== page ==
Correlation vs. Causality: The Cartoon Version

I don’t know why, but academic economists just love to use cartoons in their presentations. I would guess that one out of three academic seminars includes a cartoon, and if it is a plenary talk, a cartoon is virtually guaranteed.

I don’t have anything specifically against cartoons, but to the best of my recollection, I have never in my life included one in my presentation, or linked to one from this blog — until today.

My former student Hays Golden sent me the following cartoon from, and it is so appropriate given the classes I have taught this term, that I can’t control my economist urges. I have no choice but to post it here on the blog:


Correlation does not imply causation, but it does waggle its eyebrows suggestively and gesture furtively while mouthing 'look over there.'

Sean Crotty

And for completeness, all xkcd comics have a secondary punchline viewable by hovering your mouse pointer over the image. Here is what it says,

"Correlation doesn't imply causation, but it does waggle its eyebrows suggestively and gesture furtively while mouthing 'look over there'."


Do not forget to read the rest of the comic (that I do not see here noted). If you don't, you miss out on most of the joke.


As an XKCD addict, I strongly recommend browsing through the rest of his cartoons - insightful, funny, ironic.

Hello From DC

XKCD is awesome. great cartoon.


In fact, the cartoon is so awesome, that Greg Mankiw decided to spruce up his blog with a link to that one too. Causation?

david watson

XKCD has for some time been my favorite cartoon, and it's strips like that one that are the reason.


i don't get it- must be correlation

Mohan Ramanathan

I work in the information security field, and this is a concept I have often tried to show my customers. XKCD does, in fact rule. It's been a fav of mine for the last five or six months, and the insights on there just keep getting sharper.

Scott B

XKCD has long been one of my favorite webcomics (thanks StumbleUpon!). It's nice to see them referenced on here!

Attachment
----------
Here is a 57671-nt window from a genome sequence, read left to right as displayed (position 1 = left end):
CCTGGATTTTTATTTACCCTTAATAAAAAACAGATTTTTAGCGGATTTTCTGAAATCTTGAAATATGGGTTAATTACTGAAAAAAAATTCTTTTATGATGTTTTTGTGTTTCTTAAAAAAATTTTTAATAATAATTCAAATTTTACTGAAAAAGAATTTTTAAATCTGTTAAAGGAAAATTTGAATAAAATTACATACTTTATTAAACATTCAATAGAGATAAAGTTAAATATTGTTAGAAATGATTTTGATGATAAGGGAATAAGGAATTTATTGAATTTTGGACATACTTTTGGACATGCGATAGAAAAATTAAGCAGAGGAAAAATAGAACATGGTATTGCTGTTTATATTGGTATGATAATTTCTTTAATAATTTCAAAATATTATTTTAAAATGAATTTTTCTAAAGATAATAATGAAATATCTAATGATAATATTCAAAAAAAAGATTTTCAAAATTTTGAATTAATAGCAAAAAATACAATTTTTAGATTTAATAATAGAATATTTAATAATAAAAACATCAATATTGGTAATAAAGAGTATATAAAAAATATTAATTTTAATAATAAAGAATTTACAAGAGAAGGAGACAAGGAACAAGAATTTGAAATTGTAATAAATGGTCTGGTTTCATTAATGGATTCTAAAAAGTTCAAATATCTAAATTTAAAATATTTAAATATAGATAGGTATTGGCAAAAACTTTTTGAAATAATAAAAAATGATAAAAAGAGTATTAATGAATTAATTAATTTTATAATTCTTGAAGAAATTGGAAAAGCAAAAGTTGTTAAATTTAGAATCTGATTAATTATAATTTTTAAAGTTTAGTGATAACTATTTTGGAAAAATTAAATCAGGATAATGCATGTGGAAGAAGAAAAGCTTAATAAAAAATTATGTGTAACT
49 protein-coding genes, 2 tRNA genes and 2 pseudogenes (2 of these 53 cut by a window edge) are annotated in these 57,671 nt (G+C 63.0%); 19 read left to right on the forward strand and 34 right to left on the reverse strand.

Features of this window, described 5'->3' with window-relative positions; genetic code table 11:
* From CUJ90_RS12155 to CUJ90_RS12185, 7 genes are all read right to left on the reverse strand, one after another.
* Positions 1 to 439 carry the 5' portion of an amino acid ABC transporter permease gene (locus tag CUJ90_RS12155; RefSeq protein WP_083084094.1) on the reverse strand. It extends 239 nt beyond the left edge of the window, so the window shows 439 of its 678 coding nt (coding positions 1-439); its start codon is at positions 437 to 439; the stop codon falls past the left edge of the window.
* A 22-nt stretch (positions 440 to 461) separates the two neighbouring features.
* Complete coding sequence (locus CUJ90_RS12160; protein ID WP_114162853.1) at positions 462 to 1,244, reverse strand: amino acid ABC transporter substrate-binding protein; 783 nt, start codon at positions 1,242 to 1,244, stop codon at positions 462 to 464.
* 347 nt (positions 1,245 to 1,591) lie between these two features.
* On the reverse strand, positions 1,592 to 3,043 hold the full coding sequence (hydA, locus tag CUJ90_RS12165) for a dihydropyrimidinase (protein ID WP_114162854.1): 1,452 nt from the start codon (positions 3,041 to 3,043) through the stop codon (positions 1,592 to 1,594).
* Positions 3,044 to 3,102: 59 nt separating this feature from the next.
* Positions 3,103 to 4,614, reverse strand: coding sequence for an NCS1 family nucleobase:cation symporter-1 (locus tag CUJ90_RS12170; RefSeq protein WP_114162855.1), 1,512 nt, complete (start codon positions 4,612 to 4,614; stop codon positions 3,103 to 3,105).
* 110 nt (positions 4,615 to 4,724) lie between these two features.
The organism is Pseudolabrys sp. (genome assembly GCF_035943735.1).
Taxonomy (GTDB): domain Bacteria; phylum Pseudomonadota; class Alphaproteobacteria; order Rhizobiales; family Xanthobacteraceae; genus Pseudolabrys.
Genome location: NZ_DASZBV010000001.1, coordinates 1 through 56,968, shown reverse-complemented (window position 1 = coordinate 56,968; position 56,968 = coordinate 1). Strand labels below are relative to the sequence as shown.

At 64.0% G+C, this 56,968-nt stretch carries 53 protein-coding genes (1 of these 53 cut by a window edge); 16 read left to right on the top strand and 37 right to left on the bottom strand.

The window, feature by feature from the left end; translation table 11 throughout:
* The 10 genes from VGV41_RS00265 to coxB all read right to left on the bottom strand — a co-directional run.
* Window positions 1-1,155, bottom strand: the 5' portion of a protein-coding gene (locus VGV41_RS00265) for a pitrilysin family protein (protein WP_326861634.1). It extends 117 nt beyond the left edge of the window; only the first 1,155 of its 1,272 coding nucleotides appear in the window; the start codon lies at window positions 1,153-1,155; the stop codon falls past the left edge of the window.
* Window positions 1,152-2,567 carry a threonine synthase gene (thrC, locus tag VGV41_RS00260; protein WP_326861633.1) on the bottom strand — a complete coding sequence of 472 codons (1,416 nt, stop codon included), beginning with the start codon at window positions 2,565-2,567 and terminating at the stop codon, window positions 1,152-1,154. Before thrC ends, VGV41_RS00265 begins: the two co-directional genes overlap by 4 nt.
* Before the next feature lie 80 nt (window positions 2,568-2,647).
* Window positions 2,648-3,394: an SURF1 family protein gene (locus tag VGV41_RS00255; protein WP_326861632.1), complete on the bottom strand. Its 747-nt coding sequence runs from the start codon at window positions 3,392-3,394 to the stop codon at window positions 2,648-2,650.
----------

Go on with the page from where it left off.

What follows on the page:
The hover (which is usually half the point of an xkcd comic) didn't translate with the link...

Pam B

When my roommate saw this on XKCD she immediately printed it off and posted it on the wall of our dorm room. Amusing to see that it's making its rounds on the web.

Matthew R.

As a connoisseur of irony, I'm particularly gratified that the comic has a joke within a joke, both of which exhibit irony. That's hard to pull off.


I loved it. This is a recent cartoon that I really enjoyed also involving statistics:

Btw I love this blog -- took your class at UofC Spring 02 and some of these posts bring me back to those days.


As a statistician, I can tell you there are few good statistical joke, and this is one of the captures both description (as in "a correlation exists between X and Y") and probability (as in the existence of a relationship may or may not be the basis for making a given decision). Others address topics like central tendency (i.e., averages) and variability as in the story about the statistician who found himself with one foot in a bucket of boiling water, the other in ice water. When asked how he felt, he said, "on average, I'm OK, but the variability is killing me."

Who would find such stories humorous? An answer appeared on a bumper sticker stuck to a colleague's office door reading "statisticians are average lovers." Someone, however, had crossed out 'average' with a felt-tip pen and replaced it with 'mean.' So much for central tendency.

Matthew J. Marshall

Thanks for reposting this XKCD joke for all of your Freakonomics readers.

This is one of the funniest cartoons that I've seen in a long time and the esoteric punchline adds to the allure. I've shown it to some non-stats geeks and all I get is blank stares.


That's a good cartoon. Now, where's the one about the climate-change denier saying, "Correlation doesn't imply causality -- never the two shall meet!"

Oh, wait. It's because those people aren't funny, they're sad.


I was rolling when I saw this one- this is up there with "inanity of statement vs proximity to cats". That and the one where he accidently took the Fourier transform of his cat, but I think that's just me.